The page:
Regrouting Ceramic Bathroom Tile Regrouting Ceramic Bathroom Tile

What You'll Need
Portable power grinder with grout wheel
Metal-bladed putty knife
Soft brush with long bristles
Replacement tiles
Tile mastic
2 tubes of tile grout, with gun applicator
1 large tube of waterproof silicone sealant
Lint-free clean rags
Wraparound safety goggles
Large rubber tub mat
Face mask for dust protection

Regrouting ceramic bathroom tile may become necessary when the grout is severely discolored from mold and mildew, or when it dries and begins flaking off between tiles. Follow these steps to easily regrout the ceramic tile in your bathroom.

 

 

Step 1: Choose the Grout Color that Suits Your Tiles

You need no longer live with either white or gray grout between your tiles. Many home and building centers offer bathroom tile grout in up to 20 colors. Two tubes of grout should be sufficient for the average shower enclosure around a tub. Purchase 4 tubes of grout if you are regrouting a freestanding shower stall.

 

Step 2: Ventilate the Bathroom

Turn on the ceiling fan and open the window to get maximum ventilation into the space to remove dust.

 

Step 3: Sand the Old Grout

Use the power sander with the tile grout wheel to sand down the old grout and pulverize it. Be very careful not to grind over the tiles, as their surface will get scratched and may chip.

 

Step 4: Remove the Old Grout

Remove as much of the old grout as possible from between the tiles using the putty knife. The tiles should remain attached as long as you avoid prying at the edges of the tiles with the putty knife.

 

Step 5: Clear the Grout Channels of Dust

Use the long-bristled brush to get into the grout channels and clear them of any dust or grout residue. Wipe off the tiles with a soft, damp, lint-free clean cloth to remove surface dust, so the grout channels are easy to see.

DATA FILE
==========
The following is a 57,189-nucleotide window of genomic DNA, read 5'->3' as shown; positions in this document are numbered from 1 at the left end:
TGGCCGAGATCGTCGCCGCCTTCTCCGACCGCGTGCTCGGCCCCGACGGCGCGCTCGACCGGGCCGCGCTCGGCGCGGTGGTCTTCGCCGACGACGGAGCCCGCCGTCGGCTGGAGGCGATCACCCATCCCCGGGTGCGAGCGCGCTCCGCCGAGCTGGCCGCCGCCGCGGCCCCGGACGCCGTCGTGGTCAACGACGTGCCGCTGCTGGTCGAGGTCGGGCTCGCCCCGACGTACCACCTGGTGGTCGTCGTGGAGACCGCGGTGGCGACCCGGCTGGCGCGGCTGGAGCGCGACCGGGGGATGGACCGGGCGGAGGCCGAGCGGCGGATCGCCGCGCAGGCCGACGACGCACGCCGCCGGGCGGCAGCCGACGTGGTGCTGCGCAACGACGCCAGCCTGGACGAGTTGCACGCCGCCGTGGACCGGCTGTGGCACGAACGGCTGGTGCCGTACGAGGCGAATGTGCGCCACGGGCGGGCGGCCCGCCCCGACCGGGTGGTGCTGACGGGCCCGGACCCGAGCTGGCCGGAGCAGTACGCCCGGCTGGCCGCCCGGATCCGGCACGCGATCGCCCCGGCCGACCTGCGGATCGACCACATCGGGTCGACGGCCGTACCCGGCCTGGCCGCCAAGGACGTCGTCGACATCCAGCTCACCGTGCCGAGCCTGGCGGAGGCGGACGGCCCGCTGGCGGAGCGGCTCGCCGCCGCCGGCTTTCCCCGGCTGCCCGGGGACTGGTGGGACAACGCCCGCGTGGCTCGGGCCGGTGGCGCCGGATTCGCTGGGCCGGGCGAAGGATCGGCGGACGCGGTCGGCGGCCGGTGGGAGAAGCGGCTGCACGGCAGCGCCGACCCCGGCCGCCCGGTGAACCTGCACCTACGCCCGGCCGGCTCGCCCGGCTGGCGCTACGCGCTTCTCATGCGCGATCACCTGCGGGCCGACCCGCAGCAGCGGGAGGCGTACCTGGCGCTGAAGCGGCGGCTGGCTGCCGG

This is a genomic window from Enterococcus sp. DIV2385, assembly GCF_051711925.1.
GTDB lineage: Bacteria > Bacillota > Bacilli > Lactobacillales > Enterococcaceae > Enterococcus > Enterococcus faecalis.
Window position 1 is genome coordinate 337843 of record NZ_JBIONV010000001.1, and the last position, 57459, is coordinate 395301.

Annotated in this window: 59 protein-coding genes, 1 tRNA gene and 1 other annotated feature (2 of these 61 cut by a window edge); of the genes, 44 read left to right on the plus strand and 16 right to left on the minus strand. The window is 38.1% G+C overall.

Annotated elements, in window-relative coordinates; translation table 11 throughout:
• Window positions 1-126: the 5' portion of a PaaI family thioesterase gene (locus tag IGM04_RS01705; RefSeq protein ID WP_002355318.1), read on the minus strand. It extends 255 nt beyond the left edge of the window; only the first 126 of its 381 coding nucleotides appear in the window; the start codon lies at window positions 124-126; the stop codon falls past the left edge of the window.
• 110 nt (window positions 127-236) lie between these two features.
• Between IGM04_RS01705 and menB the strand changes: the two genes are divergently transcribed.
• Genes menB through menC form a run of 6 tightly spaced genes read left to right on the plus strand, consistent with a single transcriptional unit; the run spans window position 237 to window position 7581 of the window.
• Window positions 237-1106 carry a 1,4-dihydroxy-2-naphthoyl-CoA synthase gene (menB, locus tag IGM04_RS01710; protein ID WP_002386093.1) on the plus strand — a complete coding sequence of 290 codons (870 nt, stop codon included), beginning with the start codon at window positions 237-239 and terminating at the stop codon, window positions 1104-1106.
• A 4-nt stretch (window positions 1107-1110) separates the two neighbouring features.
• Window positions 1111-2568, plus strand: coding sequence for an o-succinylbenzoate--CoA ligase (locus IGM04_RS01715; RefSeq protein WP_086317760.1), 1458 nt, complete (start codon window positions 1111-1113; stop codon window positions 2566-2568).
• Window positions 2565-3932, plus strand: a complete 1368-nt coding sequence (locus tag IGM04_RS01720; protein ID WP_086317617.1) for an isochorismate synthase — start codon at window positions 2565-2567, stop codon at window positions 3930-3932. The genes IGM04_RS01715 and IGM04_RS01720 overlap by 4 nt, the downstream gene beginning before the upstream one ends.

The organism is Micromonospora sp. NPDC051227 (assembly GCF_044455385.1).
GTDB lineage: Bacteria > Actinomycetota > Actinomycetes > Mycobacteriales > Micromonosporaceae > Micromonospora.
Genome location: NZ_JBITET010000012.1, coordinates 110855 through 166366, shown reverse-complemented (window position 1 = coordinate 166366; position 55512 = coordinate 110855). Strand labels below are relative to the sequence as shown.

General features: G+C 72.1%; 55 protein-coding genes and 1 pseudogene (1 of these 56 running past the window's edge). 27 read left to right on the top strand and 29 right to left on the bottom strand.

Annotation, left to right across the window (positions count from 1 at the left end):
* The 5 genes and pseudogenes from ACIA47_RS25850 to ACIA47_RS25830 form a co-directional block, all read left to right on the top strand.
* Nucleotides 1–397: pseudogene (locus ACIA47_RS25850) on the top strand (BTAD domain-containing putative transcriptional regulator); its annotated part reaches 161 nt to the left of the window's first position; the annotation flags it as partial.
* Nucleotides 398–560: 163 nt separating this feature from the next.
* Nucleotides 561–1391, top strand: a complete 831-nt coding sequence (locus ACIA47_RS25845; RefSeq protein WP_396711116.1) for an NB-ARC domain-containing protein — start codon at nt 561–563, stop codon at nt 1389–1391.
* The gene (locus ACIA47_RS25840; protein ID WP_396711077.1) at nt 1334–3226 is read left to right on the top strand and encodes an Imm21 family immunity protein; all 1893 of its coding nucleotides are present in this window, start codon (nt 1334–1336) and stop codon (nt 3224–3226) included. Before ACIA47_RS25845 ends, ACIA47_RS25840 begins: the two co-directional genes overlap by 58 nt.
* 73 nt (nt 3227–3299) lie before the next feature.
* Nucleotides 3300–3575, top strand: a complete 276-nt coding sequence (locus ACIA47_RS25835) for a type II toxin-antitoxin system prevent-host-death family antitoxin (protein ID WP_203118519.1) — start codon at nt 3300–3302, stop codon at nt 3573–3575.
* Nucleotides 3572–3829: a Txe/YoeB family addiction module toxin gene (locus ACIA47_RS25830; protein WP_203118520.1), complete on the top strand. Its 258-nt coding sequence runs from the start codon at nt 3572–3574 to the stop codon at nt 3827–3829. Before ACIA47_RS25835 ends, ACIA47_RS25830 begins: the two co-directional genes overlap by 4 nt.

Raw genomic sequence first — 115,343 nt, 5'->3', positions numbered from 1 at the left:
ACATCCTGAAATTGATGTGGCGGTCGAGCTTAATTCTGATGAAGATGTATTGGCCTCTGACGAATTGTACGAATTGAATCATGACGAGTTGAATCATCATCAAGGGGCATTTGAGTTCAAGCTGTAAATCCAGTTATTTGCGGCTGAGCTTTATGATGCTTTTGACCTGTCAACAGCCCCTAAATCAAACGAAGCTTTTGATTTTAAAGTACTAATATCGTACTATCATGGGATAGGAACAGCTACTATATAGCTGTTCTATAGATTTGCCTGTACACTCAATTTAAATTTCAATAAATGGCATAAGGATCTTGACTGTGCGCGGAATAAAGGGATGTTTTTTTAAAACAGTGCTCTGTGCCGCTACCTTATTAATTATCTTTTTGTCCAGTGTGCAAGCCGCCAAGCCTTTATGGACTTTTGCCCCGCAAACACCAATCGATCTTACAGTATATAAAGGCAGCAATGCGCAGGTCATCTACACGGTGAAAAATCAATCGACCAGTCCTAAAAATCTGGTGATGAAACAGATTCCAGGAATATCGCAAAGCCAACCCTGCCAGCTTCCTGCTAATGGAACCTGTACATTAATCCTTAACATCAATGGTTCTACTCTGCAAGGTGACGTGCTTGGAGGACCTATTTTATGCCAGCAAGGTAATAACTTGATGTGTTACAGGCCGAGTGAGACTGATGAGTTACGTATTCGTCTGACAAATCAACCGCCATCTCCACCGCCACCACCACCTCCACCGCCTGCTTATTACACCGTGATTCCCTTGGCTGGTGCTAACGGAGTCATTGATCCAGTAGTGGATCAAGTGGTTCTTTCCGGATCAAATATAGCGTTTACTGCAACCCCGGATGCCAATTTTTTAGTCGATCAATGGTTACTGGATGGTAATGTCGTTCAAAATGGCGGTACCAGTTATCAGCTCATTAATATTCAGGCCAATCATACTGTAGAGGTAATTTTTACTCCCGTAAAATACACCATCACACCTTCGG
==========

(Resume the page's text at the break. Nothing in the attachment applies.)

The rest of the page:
Step 6: Attach New Tiles If Needed

Attach new tiles to replace stained, cracked, broken or missing bathroom tiles if needed. Apply tile mastic with the putty knife, set the new tile in place, and check it is aligned with the tiles around it and the grout channels. Press the tile firmly into the spot. Apply new grout around all tiled areas of the wall before grouting the new tile to give it time to adhere properly.

 

Step 7: Apply New Grout

Apply the new grout slowly and carefully into the grout channels using the grout gun. Keep a damp sponge handy as you apply grout, to wipe excess off tiles, faucets, taps, tubs and sinks. Fill the grout lines completely and smooth down each grout line with the putty knife. Wipe away grout from all areas where it is not wanted when you finish.

 

Step 8: Allow the Grout to Firm Up

Allow 72 hours for the grout to firm up between the tiles. Keep the shower area completely dry during this period.

 

Step 9: Apply Waterproof Silicone Sealant

Once the grout has dried, apply waterproof, clear silicone sealant to the grout. Ensure you put a thick bead of this sealant around the faucet and taps, and along the edges of the tub where it meets the tile, to form a waterproof shower enclosure.

 

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